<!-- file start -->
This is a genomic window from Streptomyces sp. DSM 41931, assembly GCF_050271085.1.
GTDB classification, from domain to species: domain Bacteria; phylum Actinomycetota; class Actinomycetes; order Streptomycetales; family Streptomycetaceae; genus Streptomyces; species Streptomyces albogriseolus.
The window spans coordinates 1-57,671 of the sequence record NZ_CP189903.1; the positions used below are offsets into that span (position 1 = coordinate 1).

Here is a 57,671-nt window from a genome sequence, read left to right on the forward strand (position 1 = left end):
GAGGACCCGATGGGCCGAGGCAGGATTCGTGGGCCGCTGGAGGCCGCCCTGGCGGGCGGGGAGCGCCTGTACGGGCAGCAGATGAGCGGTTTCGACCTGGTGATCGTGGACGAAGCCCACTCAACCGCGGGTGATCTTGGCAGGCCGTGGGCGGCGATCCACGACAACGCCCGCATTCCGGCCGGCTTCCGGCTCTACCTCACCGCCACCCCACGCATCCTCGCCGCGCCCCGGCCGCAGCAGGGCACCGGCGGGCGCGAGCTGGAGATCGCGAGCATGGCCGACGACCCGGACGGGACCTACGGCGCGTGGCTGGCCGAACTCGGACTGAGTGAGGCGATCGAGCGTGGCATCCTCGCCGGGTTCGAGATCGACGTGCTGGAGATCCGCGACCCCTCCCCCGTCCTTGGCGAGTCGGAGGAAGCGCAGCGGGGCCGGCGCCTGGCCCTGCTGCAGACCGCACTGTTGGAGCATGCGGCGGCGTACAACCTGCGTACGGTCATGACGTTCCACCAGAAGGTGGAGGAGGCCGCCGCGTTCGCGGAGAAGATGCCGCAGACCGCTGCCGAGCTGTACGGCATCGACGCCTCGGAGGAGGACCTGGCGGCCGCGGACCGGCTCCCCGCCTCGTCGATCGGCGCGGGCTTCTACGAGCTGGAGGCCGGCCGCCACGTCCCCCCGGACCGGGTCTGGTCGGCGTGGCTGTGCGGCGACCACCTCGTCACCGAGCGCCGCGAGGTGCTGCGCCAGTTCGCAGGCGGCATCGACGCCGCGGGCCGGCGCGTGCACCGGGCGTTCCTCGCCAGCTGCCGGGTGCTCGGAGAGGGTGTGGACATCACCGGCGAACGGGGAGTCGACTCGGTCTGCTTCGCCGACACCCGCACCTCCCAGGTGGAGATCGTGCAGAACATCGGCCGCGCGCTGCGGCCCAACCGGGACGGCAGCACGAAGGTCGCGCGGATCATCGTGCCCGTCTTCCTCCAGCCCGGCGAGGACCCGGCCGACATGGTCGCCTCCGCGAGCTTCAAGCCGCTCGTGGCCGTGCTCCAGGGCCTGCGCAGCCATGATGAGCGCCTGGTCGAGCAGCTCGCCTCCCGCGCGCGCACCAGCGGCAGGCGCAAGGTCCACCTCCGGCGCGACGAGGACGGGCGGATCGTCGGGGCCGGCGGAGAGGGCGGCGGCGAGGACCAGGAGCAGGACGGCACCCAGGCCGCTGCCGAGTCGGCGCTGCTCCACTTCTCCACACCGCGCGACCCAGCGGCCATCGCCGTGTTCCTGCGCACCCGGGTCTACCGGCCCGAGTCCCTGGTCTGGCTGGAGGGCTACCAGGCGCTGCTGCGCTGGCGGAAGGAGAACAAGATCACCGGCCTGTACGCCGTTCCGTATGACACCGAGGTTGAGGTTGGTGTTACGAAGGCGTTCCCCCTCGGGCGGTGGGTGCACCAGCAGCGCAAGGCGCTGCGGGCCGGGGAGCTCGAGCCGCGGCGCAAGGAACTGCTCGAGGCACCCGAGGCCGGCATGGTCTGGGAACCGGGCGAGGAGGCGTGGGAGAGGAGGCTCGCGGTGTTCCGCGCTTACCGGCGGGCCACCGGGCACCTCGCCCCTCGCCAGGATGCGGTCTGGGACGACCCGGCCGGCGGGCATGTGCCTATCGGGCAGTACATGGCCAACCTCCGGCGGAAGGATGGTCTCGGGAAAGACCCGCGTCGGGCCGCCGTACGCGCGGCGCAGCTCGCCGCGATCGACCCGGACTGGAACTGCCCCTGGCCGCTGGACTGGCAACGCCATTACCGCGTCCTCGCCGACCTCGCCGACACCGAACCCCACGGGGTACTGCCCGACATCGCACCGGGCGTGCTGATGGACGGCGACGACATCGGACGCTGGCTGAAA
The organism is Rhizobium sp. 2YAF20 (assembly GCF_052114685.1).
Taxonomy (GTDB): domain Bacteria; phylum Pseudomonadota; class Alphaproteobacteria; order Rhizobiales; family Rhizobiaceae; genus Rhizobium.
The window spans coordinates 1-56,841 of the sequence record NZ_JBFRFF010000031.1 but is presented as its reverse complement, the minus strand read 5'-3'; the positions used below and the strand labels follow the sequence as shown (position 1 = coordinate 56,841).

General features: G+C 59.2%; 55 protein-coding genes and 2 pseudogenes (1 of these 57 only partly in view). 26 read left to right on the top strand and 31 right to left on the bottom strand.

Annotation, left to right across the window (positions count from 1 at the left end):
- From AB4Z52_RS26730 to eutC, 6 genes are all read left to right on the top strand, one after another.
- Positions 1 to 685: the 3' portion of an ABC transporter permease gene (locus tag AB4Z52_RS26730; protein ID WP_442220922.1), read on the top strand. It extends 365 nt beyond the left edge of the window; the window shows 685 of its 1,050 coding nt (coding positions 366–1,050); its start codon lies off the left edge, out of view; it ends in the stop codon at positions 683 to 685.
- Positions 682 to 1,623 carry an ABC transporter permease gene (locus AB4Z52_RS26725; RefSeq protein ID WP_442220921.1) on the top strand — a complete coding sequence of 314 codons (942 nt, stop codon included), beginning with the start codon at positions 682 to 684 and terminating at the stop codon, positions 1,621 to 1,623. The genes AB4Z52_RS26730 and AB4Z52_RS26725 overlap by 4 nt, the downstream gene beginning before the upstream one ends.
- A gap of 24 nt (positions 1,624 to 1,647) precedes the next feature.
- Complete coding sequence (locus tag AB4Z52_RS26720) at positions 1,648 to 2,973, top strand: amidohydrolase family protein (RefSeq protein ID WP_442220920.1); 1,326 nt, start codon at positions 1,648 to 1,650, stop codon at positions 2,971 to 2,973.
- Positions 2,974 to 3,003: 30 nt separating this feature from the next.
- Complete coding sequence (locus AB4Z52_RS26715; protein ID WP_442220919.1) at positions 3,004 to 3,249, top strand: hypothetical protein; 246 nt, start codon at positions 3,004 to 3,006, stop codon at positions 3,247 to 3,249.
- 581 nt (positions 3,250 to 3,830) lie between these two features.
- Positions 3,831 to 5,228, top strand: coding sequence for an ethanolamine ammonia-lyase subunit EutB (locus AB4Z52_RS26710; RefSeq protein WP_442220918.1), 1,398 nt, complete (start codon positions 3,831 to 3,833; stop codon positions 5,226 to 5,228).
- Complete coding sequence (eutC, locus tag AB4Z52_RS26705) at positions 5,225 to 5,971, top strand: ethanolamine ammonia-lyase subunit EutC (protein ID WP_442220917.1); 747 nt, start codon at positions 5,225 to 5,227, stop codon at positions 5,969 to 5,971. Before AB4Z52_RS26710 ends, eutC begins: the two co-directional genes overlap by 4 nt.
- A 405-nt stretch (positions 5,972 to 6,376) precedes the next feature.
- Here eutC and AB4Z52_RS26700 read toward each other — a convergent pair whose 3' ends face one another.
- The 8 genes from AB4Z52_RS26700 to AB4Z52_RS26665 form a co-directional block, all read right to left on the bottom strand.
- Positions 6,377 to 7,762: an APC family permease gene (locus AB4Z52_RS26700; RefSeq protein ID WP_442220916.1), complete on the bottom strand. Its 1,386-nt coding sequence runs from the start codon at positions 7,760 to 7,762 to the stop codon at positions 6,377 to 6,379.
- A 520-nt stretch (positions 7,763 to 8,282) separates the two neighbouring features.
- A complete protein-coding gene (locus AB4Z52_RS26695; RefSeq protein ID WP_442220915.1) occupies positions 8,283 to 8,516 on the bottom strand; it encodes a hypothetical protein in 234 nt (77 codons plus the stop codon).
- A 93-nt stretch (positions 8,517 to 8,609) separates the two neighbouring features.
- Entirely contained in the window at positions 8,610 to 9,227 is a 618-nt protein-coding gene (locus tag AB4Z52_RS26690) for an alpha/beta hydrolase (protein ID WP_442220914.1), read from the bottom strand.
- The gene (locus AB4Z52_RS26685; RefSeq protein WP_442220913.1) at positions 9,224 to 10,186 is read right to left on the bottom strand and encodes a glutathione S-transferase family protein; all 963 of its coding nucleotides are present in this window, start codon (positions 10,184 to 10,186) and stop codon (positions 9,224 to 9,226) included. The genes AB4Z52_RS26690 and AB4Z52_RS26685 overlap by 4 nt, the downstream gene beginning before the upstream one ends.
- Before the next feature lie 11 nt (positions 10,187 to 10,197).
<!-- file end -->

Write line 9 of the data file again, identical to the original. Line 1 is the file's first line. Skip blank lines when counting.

General features: G+C 59.2%; 55 protein-coding genes and 2 pseudogenes (1 of these 57 only partly in view). 26 read left to right on the top strand and 31 right to left on the bottom strand.